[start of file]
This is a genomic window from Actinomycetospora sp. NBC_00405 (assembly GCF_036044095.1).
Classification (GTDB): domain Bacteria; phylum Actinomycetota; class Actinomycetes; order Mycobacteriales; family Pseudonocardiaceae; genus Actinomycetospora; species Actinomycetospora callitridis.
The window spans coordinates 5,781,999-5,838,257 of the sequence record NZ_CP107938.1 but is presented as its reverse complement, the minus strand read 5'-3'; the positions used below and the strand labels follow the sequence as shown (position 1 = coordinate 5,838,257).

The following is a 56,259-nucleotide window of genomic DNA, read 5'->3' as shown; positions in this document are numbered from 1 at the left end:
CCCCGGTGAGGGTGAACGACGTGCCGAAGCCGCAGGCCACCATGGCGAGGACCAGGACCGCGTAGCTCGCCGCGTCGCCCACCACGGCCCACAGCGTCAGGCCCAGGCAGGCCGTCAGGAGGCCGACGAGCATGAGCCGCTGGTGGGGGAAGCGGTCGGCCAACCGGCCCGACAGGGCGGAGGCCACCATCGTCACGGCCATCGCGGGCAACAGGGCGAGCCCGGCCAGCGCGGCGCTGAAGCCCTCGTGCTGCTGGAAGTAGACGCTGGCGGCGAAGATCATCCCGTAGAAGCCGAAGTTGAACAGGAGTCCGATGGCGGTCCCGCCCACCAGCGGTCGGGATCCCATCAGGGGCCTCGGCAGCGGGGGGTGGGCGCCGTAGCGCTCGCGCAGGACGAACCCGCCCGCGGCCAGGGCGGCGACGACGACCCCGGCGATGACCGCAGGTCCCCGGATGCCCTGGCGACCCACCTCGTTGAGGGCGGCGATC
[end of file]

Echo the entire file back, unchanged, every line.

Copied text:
This is a genomic window from Actinomycetospora sp. NBC_00405 (assembly GCF_036044095.1).
Classification (GTDB): domain Bacteria; phylum Actinomycetota; class Actinomycetes; order Mycobacteriales; family Pseudonocardiaceae; genus Actinomycetospora; species Actinomycetospora callitridis.
The window spans coordinates 5,781,999-5,838,257 of the sequence record NZ_CP107938.1 but is presented as its reverse complement, the minus strand read 5'-3'; the positions used below and the strand labels follow the sequence as shown (position 1 = coordinate 5,838,257).

The following is a 56,259-nucleotide window of genomic DNA, read 5'->3' as shown; positions in this document are numbered from 1 at the left end:
CCCCGGTGAGGGTGAACGACGTGCCGAAGCCGCAGGCCACCATGGCGAGGACCAGGACCGCGTAGCTCGCCGCGTCGCCCACCACGGCCCACAGCGTCAGGCCCAGGCAGGCCGTCAGGAGGCCGACGAGCATGAGCCGCTGGTGGGGGAAGCGGTCGGCCAACCGGCCCGACAGGGCGGAGGCCACCATCGTCACGGCCATCGCGGGCAACAGGGCGAGCCCGGCCAGCGCGGCGCTGAAGCCCTCGTGCTGCTGGAAGTAGACGCTGGCGGCGAAGATCATCCCGTAGAAGCCGAAGTTGAACAGGAGTCCGATGGCGGTCCCGCCCACCAGCGGTCGGGATCCCATCAGGGGCCTCGGCAGCGGGGGGTGGGCGCCGTAGCGCTCGCGCAGGACGAACCCGCCCGCGGCCAGGGCGGCGACGACGACCCCGGCGATGACCGCAGGTCCCCGGATGCCCTGGCGACCCACCTCGTTGAGGGCGGCGATC